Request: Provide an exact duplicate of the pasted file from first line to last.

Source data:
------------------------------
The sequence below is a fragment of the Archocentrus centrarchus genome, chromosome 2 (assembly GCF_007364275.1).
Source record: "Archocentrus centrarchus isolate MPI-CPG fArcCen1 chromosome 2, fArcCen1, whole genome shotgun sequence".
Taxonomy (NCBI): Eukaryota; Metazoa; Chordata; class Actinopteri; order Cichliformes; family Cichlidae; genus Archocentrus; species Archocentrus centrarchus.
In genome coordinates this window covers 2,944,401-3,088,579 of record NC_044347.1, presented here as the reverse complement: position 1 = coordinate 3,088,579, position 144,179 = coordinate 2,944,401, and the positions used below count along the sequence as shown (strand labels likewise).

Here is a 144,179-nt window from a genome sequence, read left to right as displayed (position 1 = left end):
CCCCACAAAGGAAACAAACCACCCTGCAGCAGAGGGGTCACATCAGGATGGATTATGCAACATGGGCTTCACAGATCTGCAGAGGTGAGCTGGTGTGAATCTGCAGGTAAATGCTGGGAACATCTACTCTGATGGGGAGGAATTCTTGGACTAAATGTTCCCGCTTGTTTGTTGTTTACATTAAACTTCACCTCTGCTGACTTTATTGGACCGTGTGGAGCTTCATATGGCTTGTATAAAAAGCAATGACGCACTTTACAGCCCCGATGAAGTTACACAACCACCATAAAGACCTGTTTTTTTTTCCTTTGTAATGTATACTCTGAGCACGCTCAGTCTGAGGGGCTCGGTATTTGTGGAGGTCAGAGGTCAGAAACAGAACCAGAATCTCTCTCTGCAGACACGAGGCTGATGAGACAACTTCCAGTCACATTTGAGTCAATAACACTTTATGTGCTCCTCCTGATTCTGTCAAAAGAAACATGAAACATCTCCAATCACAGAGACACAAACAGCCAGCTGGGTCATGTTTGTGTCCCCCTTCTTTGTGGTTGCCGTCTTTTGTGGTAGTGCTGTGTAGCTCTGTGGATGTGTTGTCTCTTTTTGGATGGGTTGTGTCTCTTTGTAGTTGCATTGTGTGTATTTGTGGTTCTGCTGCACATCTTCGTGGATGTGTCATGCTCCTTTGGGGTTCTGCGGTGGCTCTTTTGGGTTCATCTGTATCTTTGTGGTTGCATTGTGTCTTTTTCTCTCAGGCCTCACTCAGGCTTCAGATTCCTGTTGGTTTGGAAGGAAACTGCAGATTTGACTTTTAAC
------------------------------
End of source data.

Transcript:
The sequence below is a fragment of the Archocentrus centrarchus genome, chromosome 2 (assembly GCF_007364275.1).
Source record: "Archocentrus centrarchus isolate MPI-CPG fArcCen1 chromosome 2, fArcCen1, whole genome shotgun sequence".
Taxonomy (NCBI): Eukaryota; Metazoa; Chordata; class Actinopteri; order Cichliformes; family Cichlidae; genus Archocentrus; species Archocentrus centrarchus.
In genome coordinates this window covers 2,944,401-3,088,579 of record NC_044347.1, presented here as the reverse complement: position 1 = coordinate 3,088,579, position 144,179 = coordinate 2,944,401, and the positions used below count along the sequence as shown (strand labels likewise).

Here is a 144,179-nt window from a genome sequence, read left to right as displayed (position 1 = left end):
CCCCACAAAGGAAACAAACCACCCTGCAGCAGAGGGGTCACATCAGGATGGATTATGCAACATGGGCTTCACAGATCTGCAGAGGTGAGCTGGTGTGAATCTGCAGGTAAATGCTGGGAACATCTACTCTGATGGGGAGGAATTCTTGGACTAAATGTTCCCGCTTGTTTGTTGTTTACATTAAACTTCACCTCTGCTGACTTTATTGGACCGTGTGGAGCTTCATATGGCTTGTATAAAAAGCAATGACGCACTTTACAGCCCCGATGAAGTTACACAACCACCATAAAGACCTGTTTTTTTTTCCTTTGTAATGTATACTCTGAGCACGCTCAGTCTGAGGGGCTCGGTATTTGTGGAGGTCAGAGGTCAGAAACAGAACCAGAATCTCTCTCTGCAGACACGAGGCTGATGAGACAACTTCCAGTCACATTTGAGTCAATAACACTTTATGTGCTCCTCCTGATTCTGTCAAAAGAAACATGAAACATCTCCAATCACAGAGACACAAACAGCCAGCTGGGTCATGTTTGTGTCCCCCTTCTTTGTGGTTGCCGTCTTTTGTGGTAGTGCTGTGTAGCTCTGTGGATGTGTTGTCTCTTTTTGGATGGGTTGTGTCTCTTTGTAGTTGCATTGTGTGTATTTGTGGTTCTGCTGCACATCTTCGTGGATGTGTCATGCTCCTTTGGGGTTCTGCGGTGGCTCTTTTGGGTTCATCTGTATCTTTGTGGTTGCATTGTGTCTTTTTCTCTCAGGCCTCACTCAGGCTTCAGATTCCTGTTGGTTTGGAAGGAAACTGCAGATTTGACTTTTAAC